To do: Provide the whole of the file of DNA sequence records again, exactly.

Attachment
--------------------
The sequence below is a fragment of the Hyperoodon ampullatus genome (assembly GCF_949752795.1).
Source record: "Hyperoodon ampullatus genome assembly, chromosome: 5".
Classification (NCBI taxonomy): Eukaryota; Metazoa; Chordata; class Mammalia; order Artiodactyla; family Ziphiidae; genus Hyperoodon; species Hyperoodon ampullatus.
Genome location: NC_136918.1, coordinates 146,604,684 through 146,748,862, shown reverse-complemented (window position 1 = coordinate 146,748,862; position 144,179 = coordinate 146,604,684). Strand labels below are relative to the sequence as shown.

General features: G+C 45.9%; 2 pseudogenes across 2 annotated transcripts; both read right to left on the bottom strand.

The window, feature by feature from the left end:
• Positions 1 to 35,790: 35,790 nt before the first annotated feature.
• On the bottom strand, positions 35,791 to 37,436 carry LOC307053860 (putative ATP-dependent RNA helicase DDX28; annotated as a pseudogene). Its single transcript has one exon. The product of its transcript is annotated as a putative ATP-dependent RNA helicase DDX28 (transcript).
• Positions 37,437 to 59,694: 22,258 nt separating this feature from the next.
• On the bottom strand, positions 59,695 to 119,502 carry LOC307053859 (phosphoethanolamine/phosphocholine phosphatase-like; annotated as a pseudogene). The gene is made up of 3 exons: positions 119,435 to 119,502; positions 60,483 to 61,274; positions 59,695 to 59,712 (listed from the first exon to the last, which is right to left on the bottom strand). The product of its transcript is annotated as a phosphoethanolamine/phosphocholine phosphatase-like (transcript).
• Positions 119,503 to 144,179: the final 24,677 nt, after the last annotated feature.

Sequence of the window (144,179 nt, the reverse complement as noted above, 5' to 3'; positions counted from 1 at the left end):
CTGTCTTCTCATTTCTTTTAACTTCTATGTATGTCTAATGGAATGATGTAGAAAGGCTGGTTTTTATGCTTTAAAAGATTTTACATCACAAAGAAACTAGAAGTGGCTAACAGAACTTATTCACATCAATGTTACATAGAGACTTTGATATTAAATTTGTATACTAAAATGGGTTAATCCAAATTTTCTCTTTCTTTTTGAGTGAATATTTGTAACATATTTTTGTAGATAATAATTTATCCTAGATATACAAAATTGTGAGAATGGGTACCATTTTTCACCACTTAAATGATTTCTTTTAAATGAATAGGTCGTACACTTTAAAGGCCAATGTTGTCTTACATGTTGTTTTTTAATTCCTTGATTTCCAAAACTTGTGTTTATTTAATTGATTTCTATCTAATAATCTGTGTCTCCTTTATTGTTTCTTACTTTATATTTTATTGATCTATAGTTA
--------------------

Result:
The sequence below is a fragment of the Hyperoodon ampullatus genome (assembly GCF_949752795.1).
Source record: "Hyperoodon ampullatus genome assembly, chromosome: 5".
Classification (NCBI taxonomy): Eukaryota; Metazoa; Chordata; class Mammalia; order Artiodactyla; family Ziphiidae; genus Hyperoodon; species Hyperoodon ampullatus.
Genome location: NC_136918.1, coordinates 146,604,684 through 146,748,862, shown reverse-complemented (window position 1 = coordinate 146,748,862; position 144,179 = coordinate 146,604,684). Strand labels below are relative to the sequence as shown.

General features: G+C 45.9%; 2 pseudogenes across 2 annotated transcripts; both read right to left on the bottom strand.

The window, feature by feature from the left end:
• Positions 1 to 35,790: 35,790 nt before the first annotated feature.
• On the bottom strand, positions 35,791 to 37,436 carry LOC307053860 (putative ATP-dependent RNA helicase DDX28; annotated as a pseudogene). Its single transcript has one exon. The product of its transcript is annotated as a putative ATP-dependent RNA helicase DDX28 (transcript).
• Positions 37,437 to 59,694: 22,258 nt separating this feature from the next.
• On the bottom strand, positions 59,695 to 119,502 carry LOC307053859 (phosphoethanolamine/phosphocholine phosphatase-like; annotated as a pseudogene). The gene is made up of 3 exons: positions 119,435 to 119,502; positions 60,483 to 61,274; positions 59,695 to 59,712 (listed from the first exon to the last, which is right to left on the bottom strand). The product of its transcript is annotated as a phosphoethanolamine/phosphocholine phosphatase-like (transcript).
• Positions 119,503 to 144,179: the final 24,677 nt, after the last annotated feature.

Sequence of the window (144,179 nt, the reverse complement as noted above, 5' to 3'; positions counted from 1 at the left end):
CTGTCTTCTCATTTCTTTTAACTTCTATGTATGTCTAATGGAATGATGTAGAAAGGCTGGTTTTTATGCTTTAAAAGATTTTACATCACAAAGAAACTAGAAGTGGCTAACAGAACTTATTCACATCAATGTTACATAGAGACTTTGATATTAAATTTGTATACTAAAATGGGTTAATCCAAATTTTCTCTTTCTTTTTGAGTGAATATTTGTAACATATTTTTGTAGATAATAATTTATCCTAGATATACAAAATTGTGAGAATGGGTACCATTTTTCACCACTTAAATGATTTCTTTTAAATGAATAGGTCGTACACTTTAAAGGCCAATGTTGTCTTACATGTTGTTTTTTAATTCCTTGATTTCCAAAACTTGTGTTTATTTAATTGATTTCTATCTAATAATCTGTGTCTCCTTTATTGTTTCTTACTTTATATTTTATTGATCTATAGTTA